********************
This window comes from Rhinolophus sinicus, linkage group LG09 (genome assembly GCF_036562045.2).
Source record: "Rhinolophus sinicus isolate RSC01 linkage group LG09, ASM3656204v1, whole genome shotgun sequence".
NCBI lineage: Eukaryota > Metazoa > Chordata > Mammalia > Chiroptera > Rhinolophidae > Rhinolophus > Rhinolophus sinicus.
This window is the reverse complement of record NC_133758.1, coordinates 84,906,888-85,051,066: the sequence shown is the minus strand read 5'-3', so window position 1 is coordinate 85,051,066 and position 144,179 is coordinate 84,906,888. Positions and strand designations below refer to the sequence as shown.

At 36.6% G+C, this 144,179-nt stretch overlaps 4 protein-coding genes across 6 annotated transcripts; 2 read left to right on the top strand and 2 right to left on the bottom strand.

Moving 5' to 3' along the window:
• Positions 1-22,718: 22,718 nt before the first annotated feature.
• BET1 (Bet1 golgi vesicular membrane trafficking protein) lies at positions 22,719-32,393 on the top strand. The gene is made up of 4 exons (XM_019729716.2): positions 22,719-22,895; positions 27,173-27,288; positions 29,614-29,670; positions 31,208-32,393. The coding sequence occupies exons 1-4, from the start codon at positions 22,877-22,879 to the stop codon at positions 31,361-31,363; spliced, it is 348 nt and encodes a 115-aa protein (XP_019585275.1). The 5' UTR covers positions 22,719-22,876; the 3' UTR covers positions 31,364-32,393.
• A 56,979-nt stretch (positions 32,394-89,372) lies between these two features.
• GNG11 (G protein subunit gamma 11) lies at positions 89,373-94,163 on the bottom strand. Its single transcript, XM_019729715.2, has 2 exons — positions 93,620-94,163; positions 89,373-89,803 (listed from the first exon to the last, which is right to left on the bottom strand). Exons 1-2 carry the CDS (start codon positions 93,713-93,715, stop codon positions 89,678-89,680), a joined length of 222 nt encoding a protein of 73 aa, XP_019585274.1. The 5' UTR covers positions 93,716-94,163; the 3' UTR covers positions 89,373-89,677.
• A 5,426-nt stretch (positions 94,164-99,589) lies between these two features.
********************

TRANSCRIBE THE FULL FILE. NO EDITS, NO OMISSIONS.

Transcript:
This window comes from Rhinolophus sinicus, linkage group LG09 (genome assembly GCF_036562045.2).
Source record: "Rhinolophus sinicus isolate RSC01 linkage group LG09, ASM3656204v1, whole genome shotgun sequence".
NCBI lineage: Eukaryota > Metazoa > Chordata > Mammalia > Chiroptera > Rhinolophidae > Rhinolophus > Rhinolophus sinicus.
This window is the reverse complement of record NC_133758.1, coordinates 84,906,888-85,051,066: the sequence shown is the minus strand read 5'-3', so window position 1 is coordinate 85,051,066 and position 144,179 is coordinate 84,906,888. Positions and strand designations below refer to the sequence as shown.

At 36.6% G+C, this 144,179-nt stretch overlaps 4 protein-coding genes across 6 annotated transcripts; 2 read left to right on the top strand and 2 right to left on the bottom strand.

Moving 5' to 3' along the window:
• Positions 1-22,718: 22,718 nt before the first annotated feature.
• BET1 (Bet1 golgi vesicular membrane trafficking protein) lies at positions 22,719-32,393 on the top strand. The gene is made up of 4 exons (XM_019729716.2): positions 22,719-22,895; positions 27,173-27,288; positions 29,614-29,670; positions 31,208-32,393. The coding sequence occupies exons 1-4, from the start codon at positions 22,877-22,879 to the stop codon at positions 31,361-31,363; spliced, it is 348 nt and encodes a 115-aa protein (XP_019585275.1). The 5' UTR covers positions 22,719-22,876; the 3' UTR covers positions 31,364-32,393.
• A 56,979-nt stretch (positions 32,394-89,372) lies between these two features.
• GNG11 (G protein subunit gamma 11) lies at positions 89,373-94,163 on the bottom strand. Its single transcript, XM_019729715.2, has 2 exons — positions 93,620-94,163; positions 89,373-89,803 (listed from the first exon to the last, which is right to left on the bottom strand). Exons 1-2 carry the CDS (start codon positions 93,713-93,715, stop codon positions 89,678-89,680), a joined length of 222 nt encoding a protein of 73 aa, XP_019585274.1. The 5' UTR covers positions 93,716-94,163; the 3' UTR covers positions 89,373-89,677.
• A 5,426-nt stretch (positions 94,164-99,589) lies between these two features.